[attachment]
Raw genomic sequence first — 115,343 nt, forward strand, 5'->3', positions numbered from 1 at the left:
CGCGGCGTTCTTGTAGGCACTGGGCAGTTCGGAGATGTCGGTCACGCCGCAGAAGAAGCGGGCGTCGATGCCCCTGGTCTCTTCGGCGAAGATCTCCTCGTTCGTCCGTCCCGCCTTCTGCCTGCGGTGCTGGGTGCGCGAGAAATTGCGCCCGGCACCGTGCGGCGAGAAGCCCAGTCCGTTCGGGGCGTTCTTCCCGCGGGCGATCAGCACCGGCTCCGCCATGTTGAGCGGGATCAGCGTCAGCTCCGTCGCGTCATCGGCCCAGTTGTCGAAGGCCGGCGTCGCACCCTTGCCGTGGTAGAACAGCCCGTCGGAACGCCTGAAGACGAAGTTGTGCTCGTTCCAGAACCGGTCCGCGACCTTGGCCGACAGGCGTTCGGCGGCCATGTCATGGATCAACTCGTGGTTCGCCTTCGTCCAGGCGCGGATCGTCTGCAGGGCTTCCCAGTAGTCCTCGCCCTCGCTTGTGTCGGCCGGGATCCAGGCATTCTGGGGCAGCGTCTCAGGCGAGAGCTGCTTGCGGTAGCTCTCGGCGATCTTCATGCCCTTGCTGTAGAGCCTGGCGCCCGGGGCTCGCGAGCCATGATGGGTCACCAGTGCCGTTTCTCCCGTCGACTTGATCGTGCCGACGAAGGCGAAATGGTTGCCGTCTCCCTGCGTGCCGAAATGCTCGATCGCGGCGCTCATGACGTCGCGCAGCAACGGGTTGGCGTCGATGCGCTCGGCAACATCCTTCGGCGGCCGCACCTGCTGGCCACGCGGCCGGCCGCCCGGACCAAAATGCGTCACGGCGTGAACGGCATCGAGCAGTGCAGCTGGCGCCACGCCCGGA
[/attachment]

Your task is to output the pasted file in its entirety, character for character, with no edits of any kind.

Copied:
Raw genomic sequence first — 115,343 nt, forward strand, 5'->3', positions numbered from 1 at the left:
CGCGGCGTTCTTGTAGGCACTGGGCAGTTCGGAGATGTCGGTCACGCCGCAGAAGAAGCGGGCGTCGATGCCCCTGGTCTCTTCGGCGAAGATCTCCTCGTTCGTCCGTCCCGCCTTCTGCCTGCGGTGCTGGGTGCGCGAGAAATTGCGCCCGGCACCGTGCGGCGAGAAGCCCAGTCCGTTCGGGGCGTTCTTCCCGCGGGCGATCAGCACCGGCTCCGCCATGTTGAGCGGGATCAGCGTCAGCTCCGTCGCGTCATCGGCCCAGTTGTCGAAGGCCGGCGTCGCACCCTTGCCGTGGTAGAACAGCCCGTCGGAACGCCTGAAGACGAAGTTGTGCTCGTTCCAGAACCGGTCCGCGACCTTGGCCGACAGGCGTTCGGCGGCCATGTCATGGATCAACTCGTGGTTCGCCTTCGTCCAGGCGCGGATCGTCTGCAGGGCTTCCCAGTAGTCCTCGCCCTCGCTTGTGTCGGCCGGGATCCAGGCATTCTGGGGCAGCGTCTCAGGCGAGAGCTGCTTGCGGTAGCTCTCGGCGATCTTCATGCCCTTGCTGTAGAGCCTGGCGCCCGGGGCTCGCGAGCCATGATGGGTCACCAGTGCCGTTTCTCCCGTCGACTTGATCGTGCCGACGAAGGCGAAATGGTTGCCGTCTCCCTGCGTGCCGAAATGCTCGATCGCGGCGCTCATGACGTCGCGCAGCAACGGGTTGGCGTCGATGCGCTCGGCAACATCCTTCGGCGGCCGCACCTGCTGGCCACGCGGCCGGCCGCCCGGACCAAAATGCGTCACGGCGTGAACGGCATCGAGCAGTGCAGCTGGCGCCACGCCCGGA